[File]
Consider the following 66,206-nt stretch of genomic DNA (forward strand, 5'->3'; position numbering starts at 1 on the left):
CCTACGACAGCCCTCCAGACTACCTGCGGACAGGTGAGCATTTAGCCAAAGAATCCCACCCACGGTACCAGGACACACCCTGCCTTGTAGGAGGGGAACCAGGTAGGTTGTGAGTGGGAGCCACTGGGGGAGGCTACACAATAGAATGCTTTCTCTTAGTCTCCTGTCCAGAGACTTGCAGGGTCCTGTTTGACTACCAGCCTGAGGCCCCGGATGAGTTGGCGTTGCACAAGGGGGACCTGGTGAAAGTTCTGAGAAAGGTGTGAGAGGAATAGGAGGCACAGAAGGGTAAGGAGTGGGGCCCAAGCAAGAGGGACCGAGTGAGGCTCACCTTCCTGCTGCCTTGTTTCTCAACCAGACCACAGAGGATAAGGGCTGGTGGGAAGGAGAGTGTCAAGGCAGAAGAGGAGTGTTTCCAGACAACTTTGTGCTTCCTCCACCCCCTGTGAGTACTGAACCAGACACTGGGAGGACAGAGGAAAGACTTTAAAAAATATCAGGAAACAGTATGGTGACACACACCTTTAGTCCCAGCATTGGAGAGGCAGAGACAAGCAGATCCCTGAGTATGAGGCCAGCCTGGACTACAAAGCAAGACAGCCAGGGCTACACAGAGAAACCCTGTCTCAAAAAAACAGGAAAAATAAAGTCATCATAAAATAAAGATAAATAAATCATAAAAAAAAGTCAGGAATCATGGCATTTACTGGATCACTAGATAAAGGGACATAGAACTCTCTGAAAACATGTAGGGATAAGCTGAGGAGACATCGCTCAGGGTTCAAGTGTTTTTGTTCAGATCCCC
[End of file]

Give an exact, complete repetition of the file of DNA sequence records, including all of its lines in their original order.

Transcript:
Consider the following 66,206-nt stretch of genomic DNA (forward strand, 5'->3'; position numbering starts at 1 on the left):
CCTACGACAGCCCTCCAGACTACCTGCGGACAGGTGAGCATTTAGCCAAAGAATCCCACCCACGGTACCAGGACACACCCTGCCTTGTAGGAGGGGAACCAGGTAGGTTGTGAGTGGGAGCCACTGGGGGAGGCTACACAATAGAATGCTTTCTCTTAGTCTCCTGTCCAGAGACTTGCAGGGTCCTGTTTGACTACCAGCCTGAGGCCCCGGATGAGTTGGCGTTGCACAAGGGGGACCTGGTGAAAGTTCTGAGAAAGGTGTGAGAGGAATAGGAGGCACAGAAGGGTAAGGAGTGGGGCCCAAGCAAGAGGGACCGAGTGAGGCTCACCTTCCTGCTGCCTTGTTTCTCAACCAGACCACAGAGGATAAGGGCTGGTGGGAAGGAGAGTGTCAAGGCAGAAGAGGAGTGTTTCCAGACAACTTTGTGCTTCCTCCACCCCCTGTGAGTACTGAACCAGACACTGGGAGGACAGAGGAAAGACTTTAAAAAATATCAGGAAACAGTATGGTGACACACACCTTTAGTCCCAGCATTGGAGAGGCAGAGACAAGCAGATCCCTGAGTATGAGGCCAGCCTGGACTACAAAGCAAGACAGCCAGGGCTACACAGAGAAACCCTGTCTCAAAAAAACAGGAAAAATAAAGTCATCATAAAATAAAGATAAATAAATCATAAAAAAAAGTCAGGAATCATGGCATTTACTGGATCACTAGATAAAGGGACATAGAACTCTCTGAAAACATGTAGGGATAAGCTGAGGAGACATCGCTCAGGGTTCAAGTGTTTTTGTTCAGATCCCC